Financial New Year's Resolutions to keep

Knowing the Importance of Making Financial New Year’s Resolutions to Keep

When the ball drops and the confetti flies, people start discussing promises for the new year. Financial New Year’s resolutions are among the most important ones to make–and to keep. Few things in life create peace of mind and alleviate stress, like having your finances in order. 

Today, 35% of Americans are “in the most debt of their lives.” One of the core causes is credit card balances, which make up $1.03 trillion across the country and $7,954 per American. And now that this country just doled out $184 billion on holiday gifts, financial New Year’s resolutions should be considered by most shoppers. 

However, it’s not enough to only make the promises. What’s the use in writing something down as a reminder without the commitment to check it off a list? Americans mean well when it comes to financial New Year’s resolutions. According to a WalletHub survey, 36% more people plan to “make” those 2024 promises. Hopefully, the survey will get a follow-up about how many individuals kept their promises this summer. 

Taking full advantage of the moment is crucial to seeing those beginning-of-the-year commitments. It’s time to make a plan, write it down, and create momentum for financial wellness and practice in 2024. The experts at Beyond Finance know a few things about financial planning and moving beyond debt, so they offered their favorite ways to shore up your finances in the New Year–and how to stick to them! 

Financial New Year’s Resolutions to Make and Keep

Making financial New Year's resolutions are worth keeping

Forbes Health reported that the most popular New Year’s resolutions marked or wished by Americans are a trifecta of improvements: fitness, mental health, and of course, money. 

However, instead of taking a vow of poverty, it’s essential to be practical. Beyond Finance Chief Financial Wellness Advisor Dr. Erika Rasure, CFT believes it is important not to make those goals for 2024 too lofty. 

“Anyone can say they want to create an account with $5,000, minimize entertainment, or sell the expensive car, but if those financial goals aren’t realistic, those are usually the first ones to go–right around mid-January,” said Dr. Rasure. “Economic resolutions that are too ambitious can be discouraging because someone doesn’t see progress. Planning and practice is the way to correct unhealthy financial habits.” 

Here are a few other practical resolutions to help with the money. 

Automate Savings

You can’t miss what you don’t see. Most banks allow automatic transfers from checking to savings accounts to help people stay committed to removing a nominal percentage of their paychecks. You don’t consider it as much when small payments are automatically removed. 

Pay Down Debt

It’s self-explanatory, but it can be challenging to commit to practice. Two popular methods are “Debt Snowball” and “Debt Avalanche.” The snowball method is when you pay minimum payments on all credit cards except the bill with the least amount due. Pay that off, and use that money to go to the second least, and so on. The “avalanche” method is the opposite. Pick the right one and pay it back accordingly.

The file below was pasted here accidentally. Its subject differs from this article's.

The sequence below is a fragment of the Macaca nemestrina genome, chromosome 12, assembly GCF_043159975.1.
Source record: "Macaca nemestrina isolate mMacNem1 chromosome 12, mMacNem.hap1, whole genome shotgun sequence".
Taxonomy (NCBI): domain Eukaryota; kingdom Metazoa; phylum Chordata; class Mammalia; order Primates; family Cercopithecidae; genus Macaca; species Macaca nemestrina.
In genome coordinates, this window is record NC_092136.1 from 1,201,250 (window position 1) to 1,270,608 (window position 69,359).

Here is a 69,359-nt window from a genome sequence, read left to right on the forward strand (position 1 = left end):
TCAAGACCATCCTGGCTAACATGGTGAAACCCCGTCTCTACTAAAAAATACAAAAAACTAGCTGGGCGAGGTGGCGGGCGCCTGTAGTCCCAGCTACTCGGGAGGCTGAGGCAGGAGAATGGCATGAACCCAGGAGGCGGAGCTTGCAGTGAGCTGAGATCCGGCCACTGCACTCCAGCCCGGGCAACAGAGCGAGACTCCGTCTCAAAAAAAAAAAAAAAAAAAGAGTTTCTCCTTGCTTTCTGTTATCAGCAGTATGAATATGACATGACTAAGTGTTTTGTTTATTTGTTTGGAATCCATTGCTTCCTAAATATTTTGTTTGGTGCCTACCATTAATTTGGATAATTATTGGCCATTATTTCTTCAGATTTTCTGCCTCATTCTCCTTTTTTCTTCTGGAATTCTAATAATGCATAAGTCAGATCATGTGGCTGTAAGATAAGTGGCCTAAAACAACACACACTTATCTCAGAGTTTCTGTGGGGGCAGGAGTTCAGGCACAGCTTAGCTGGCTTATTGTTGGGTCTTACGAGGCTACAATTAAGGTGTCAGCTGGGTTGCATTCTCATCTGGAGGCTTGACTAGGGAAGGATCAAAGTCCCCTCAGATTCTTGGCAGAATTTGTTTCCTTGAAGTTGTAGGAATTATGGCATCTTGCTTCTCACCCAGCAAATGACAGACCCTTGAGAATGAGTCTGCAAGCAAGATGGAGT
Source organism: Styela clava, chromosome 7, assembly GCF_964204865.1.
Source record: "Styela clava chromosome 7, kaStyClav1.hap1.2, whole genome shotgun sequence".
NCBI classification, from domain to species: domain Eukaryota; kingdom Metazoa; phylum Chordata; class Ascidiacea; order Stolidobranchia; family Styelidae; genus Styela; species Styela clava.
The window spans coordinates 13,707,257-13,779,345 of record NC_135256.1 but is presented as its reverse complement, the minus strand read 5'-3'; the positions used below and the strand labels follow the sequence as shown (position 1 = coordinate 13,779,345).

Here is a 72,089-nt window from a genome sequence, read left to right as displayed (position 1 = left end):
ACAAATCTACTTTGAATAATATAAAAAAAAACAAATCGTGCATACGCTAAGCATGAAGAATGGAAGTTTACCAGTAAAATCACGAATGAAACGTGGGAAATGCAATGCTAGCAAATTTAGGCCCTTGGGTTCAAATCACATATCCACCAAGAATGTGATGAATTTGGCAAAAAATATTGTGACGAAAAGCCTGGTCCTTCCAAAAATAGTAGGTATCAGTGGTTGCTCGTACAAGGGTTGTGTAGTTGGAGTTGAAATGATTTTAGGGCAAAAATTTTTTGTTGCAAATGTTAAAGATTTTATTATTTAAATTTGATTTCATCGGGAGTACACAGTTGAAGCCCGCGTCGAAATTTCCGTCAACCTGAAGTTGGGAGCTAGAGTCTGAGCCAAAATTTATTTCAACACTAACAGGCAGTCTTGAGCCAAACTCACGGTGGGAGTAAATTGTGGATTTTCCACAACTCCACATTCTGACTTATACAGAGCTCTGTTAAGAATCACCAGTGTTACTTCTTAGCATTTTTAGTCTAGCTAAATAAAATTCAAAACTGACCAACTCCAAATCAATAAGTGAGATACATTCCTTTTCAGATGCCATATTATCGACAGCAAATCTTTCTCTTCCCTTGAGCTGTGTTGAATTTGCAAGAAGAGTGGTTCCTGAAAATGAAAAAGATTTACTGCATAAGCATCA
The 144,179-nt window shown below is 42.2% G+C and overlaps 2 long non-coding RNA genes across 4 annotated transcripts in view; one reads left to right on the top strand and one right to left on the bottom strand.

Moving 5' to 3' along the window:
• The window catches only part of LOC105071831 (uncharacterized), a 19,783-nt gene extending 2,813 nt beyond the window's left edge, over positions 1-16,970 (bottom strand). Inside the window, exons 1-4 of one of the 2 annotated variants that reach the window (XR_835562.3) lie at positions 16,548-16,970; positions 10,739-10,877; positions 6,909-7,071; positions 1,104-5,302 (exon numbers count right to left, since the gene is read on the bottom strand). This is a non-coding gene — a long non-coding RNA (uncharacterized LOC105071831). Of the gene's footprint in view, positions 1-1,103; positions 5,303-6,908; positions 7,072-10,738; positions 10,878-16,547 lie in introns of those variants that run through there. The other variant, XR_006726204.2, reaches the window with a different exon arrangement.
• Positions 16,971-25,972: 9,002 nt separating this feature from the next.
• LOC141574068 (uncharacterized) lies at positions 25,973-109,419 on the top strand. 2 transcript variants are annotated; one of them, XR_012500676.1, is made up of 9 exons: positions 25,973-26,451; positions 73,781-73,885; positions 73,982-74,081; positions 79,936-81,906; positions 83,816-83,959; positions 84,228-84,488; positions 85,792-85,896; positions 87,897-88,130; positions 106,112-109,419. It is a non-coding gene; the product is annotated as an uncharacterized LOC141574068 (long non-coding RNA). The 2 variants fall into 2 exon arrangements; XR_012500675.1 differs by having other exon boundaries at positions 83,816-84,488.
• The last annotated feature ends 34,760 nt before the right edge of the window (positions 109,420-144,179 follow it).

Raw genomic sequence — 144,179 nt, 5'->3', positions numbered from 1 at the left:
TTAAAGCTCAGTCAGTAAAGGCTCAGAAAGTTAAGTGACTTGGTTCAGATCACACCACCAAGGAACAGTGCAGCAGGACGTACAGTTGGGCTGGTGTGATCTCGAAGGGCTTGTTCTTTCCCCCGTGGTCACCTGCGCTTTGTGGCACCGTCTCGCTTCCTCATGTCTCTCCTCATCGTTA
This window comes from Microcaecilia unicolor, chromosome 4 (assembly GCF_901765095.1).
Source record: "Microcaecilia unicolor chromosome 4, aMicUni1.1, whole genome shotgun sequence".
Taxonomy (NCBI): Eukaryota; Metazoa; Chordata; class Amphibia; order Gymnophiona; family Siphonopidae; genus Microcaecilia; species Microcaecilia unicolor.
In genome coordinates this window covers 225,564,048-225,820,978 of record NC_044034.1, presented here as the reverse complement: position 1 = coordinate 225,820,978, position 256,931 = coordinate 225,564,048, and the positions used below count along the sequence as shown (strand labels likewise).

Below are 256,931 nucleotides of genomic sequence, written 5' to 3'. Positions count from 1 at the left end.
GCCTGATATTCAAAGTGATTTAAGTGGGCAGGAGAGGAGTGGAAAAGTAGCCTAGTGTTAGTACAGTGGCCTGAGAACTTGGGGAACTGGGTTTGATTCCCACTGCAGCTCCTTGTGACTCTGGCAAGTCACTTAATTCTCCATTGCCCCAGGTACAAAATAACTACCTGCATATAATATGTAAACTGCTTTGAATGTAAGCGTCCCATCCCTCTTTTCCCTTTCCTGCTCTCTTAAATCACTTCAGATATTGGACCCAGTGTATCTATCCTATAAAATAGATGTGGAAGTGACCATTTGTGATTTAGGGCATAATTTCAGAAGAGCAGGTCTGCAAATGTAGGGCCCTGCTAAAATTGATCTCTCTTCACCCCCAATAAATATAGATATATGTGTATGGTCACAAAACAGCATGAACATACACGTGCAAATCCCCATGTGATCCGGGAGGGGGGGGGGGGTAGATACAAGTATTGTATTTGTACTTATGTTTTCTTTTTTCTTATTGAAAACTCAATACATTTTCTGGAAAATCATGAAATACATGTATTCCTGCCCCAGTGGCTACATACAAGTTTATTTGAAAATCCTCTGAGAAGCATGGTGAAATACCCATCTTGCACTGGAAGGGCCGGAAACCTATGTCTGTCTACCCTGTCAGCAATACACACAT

Consolidate Credit Card Debt

We have thousands of success stories of helping people move beyond debt with a single, consolidated credit card debt payment. A collection of bills each month can be intimidating. Imagine getting rid of that pile of late noticespink slips and paying only one. That’s what we do better than most. 

Start the Emergency Fund

Many call it an “emergency fund.” Others call it the “Oh No fund.” Whatever the name, the idea is the same–save enough money to where nothing should be painful to pay for in dire need. Life events are much easier to cover, like the car breaking down or losing a job, with at least 3 to 6 months of current salary in the bank. 

Plan Retirement

Before the calendar flips, someone is a decade or two in their career. Before a couple of significant promotions or job changes, it’s time to see that AARP card in the mailbox. Among all financial New Year’s resolutions, this is the one that could be the most important and usually done the least. Use 2024 to maximize your 401K or HSA, understand retirement visions, and do whatever it takes to stay apprised of retirement trends.  

Manage the Actual Cards 

A common myth with credit cards is that someone can have too many or too few. Experian reports the average American has 3.84 credit cards. Look into the APR rates. Investigate increasing limits to help the debt-to-income ratio. Work with the creditor to have payments on payday to prevent late fees. Several ways to manage the cards can help financial wellness in 2024. 

Make a Budget

How often has a monthly budget been derailed by an impulse buy in the mall or a targeted sale from Amazon? So much for the budget, and if it’s that simple to break it once, it will happen again. Use a spending tracker, a homemade spreadsheet, coupons, and cut corners–anything will help if they’re made into habits.

Now that 2024 is here, financial wellness can become attainable with enough dedication to keep the monetary New Year’s resolutions. Moving beyond debt is more than possible; it’s probable. You can do this!